By Richard Kallet, MS, RRT, FCCM

Director of Quality Assurance, Respiratory Care Services, Department of Anesthesia, San Francisco General Hospital

Mr. Kallet reports he is a major stockholder in the Asthma & Allergy Prevention Company, is a consultant for Getinge Group, and receives grant/research support from Nihon-Kohden.

SYNOPSIS: Mechanically ventilated patients undergoing inspiratory muscle training demonstrated significant increases in both maximum inspiratory and expiratory muscle pressures; the training was associated with reduced weaning duration of 2.3 days.

SOURCE: Vorona S, Sabatini U, Al-Maqbali S, et al. Inspiratory muscle rehabilitation in critically ill adults. A systematic review and meta-analysis. Ann Am Thorac Soc 2018;15:735-744.

This systematic review included 28 studies, of which 71% were randomized, controlled trials, and which included 1,185 adult patients. At baseline, patients exhibited substantial loss of inspiratory muscle strength (IMT), with a mean maximum inspiratory pressure (MIP) of 15-54 cm H2O, which is approximately 10-35% of normal laboratory values.1 Numerous IMT techniques were used, including strength vs. endurance conditioning (i.e., < 200 vs. > 200 repetitions/session) or physical therapy aimed at increasing minute ventilation demand and, therefore, respiratory muscle power output (work per minute). Most studies used threshold loading rather than resistive loading techniques. Commencement of IMT varied widely (ranging from 24 hours after intubation to only after initial weaning trial failure), as did the duration of therapy (ranging from three days to six weeks). However, these differences appeared to not affect therapeutic efficacy.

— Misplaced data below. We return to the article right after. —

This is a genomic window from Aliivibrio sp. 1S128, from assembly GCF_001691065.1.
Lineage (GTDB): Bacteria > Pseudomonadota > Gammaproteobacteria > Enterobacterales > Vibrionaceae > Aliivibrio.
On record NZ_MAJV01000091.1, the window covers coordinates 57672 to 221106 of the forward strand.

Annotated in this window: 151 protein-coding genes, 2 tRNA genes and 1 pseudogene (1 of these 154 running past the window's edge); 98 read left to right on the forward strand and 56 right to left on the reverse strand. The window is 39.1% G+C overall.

In the randomized, controlled trials, mean MIP increased by 40% in the IMT arm vs. 18% in controls. Mean maximum expiratory pressure (MEP), which represents abdominal muscle strength, increased by 63% vs. 17% in controls. MEP is a signifier for cough strength and is an indirect accessory muscle of inspiration during loaded breathing. However, both findings represented only a modest increase in strength at 6 cm H2O (95% confidence interval [CI], 5-8 cm H2O) and 9 cm H2O (95% CI, 5-14 cm H2O), respectively. Nevertheless, after excluding studies with serious risk for bias, there was a clinically significant reduction in weaning duration by 2.3 days. All studies concluded that IMT in critically ill patients is feasible with only a very rare incidence of serious adverse effects (e.g., bradycardia).


The authors are to be commended for drawing our attention to a peculiar paradox in pulmonary and critical care medicine. For decades, researchers have been preoccupied with weaning strategies and ventilator dependence. However, we largely have ignored a crucial aspect of skeletal muscle functionality — namely, improving strength and endurance in debilitated patients requires systematic retraining. Although we reflexively accept this in terms of physical therapy for other skeletal muscle groups, the critical care community has never embraced this concept seriously.